Bring The Flavors Of Morocco Home With This Spiced Lamb Tagine Recipe

The term “tagine” refers to the name of this traditional Moroccan meat stew, as well as the clay pot with a conical lid in which the stew cooks over a live fire. This recipe uses a more practical lidded casserole in which to cook the tagine with equally delicious results.

Amber El-Amin, owner of The Gardener’s House bed and breakfast in Marrakech, shared this recipe with us in the aspire design and home magazine spring issue. Make it at home and enjoy over hot, fluffy couscous.

moroccan tagine recipe

Spiced Lamb Tagine with Apricots, Dates and Mint
4 tablespoons olive oil, divided
4 pounds boneless lamb shoulder, trimmed and cubed Salt and freshly ground black pepper
2 tablespoons sweet butter
2 medium onions, peeled and chopped
2 teaspoons ground coriander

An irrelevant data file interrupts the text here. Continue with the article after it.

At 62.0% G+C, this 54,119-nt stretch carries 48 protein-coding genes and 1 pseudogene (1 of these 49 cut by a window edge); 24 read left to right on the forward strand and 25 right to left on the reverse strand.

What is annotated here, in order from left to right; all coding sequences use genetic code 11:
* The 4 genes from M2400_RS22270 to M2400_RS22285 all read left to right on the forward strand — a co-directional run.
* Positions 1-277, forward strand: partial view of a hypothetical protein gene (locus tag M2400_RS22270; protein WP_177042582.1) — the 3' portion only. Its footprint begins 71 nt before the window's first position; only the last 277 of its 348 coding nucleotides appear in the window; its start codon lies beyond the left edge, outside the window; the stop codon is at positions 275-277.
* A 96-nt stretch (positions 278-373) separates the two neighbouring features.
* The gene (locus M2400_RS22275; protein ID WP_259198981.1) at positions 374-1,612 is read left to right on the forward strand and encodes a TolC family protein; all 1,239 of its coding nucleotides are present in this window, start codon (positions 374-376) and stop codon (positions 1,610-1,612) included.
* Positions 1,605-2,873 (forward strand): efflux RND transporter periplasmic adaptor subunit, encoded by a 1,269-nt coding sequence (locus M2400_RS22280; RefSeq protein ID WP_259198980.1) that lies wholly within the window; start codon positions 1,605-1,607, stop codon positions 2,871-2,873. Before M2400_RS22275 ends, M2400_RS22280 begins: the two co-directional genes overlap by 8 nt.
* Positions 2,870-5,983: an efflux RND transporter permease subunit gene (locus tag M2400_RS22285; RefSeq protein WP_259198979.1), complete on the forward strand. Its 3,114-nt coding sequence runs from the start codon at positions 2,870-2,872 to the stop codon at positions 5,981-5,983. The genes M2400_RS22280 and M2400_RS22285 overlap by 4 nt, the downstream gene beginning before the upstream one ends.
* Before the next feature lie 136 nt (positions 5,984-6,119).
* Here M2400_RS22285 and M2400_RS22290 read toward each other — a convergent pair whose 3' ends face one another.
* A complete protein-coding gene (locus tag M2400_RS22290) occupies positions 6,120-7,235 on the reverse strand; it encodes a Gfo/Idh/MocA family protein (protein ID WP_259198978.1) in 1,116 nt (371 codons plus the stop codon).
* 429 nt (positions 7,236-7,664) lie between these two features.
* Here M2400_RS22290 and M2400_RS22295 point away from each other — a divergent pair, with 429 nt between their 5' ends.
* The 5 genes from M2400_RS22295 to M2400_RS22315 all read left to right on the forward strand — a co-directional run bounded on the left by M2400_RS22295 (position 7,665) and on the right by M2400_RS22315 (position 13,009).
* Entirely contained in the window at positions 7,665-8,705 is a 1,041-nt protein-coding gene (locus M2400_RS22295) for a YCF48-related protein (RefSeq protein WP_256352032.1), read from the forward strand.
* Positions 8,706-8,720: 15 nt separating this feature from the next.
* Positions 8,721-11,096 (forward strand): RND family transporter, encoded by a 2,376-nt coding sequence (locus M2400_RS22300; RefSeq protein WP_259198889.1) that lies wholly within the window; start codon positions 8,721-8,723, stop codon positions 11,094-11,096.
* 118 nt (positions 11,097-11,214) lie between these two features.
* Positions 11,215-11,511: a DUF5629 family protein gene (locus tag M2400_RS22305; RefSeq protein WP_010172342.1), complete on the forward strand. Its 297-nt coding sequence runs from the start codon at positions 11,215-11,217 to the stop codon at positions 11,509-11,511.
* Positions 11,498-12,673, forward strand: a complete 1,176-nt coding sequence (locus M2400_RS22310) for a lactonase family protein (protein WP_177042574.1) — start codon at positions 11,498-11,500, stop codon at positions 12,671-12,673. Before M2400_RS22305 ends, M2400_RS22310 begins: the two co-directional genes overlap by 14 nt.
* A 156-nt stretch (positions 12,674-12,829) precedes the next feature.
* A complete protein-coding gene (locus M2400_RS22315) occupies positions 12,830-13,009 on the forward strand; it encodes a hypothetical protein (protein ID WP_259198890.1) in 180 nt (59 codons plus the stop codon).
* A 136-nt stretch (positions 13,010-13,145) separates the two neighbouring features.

1 1/2 teaspoons ground cinnamon
3 cloves garlic, peeled and minced
1 tablespoon minced fresh ginger
Pinch saffron threads
2 1/2 – 3 cups beef stock (or water)
1/2 pound pitted apricots
1/2 pound pitted dates
3 tablespoons honey
3 tablespoons toasted sliced almonds
3 tablespoons chopped fresh mint

Directions:

1. Heat 2 tablespoons of oil in a heavy Dutch Oven or casserole over medium-high heat. Add half the lamb cubes, season with salt and pepper and cook until lightly browned all over, about 6 minutes. Transfer the cooked lamb cubes to a plate and repeat the process with the remaining oil and lamb cubes.
2. Over medium-low heat, melt the butter in the same Dutch Oven or casserole dish. Add the onion and sauté until translucent. Stir in the coriander, cinnamon, garlic, ginger and saffron. Then, add the browned lamb cubes and their juices back to the casserole, stirring to coat the meat with the onion and spices. Sauté for 2 minutes.
3. Add enough stock to just cover the meat, about 2 1/2 cups, and bring to a boil. Reduce the heat, cover and simmer the tagine for 1 hour, or until meat is tender. Stir in the apricots, dates and honey. Simmer, covered, for approximately 20 more minutes; add a little more stock as necessary, to yield a syrupy sauce. Season the finished tagine with more salt and pepper to taste. Serve garnished with the almonds and fresh mint.

Photo by Cécile Perrinet-Lhermitte.

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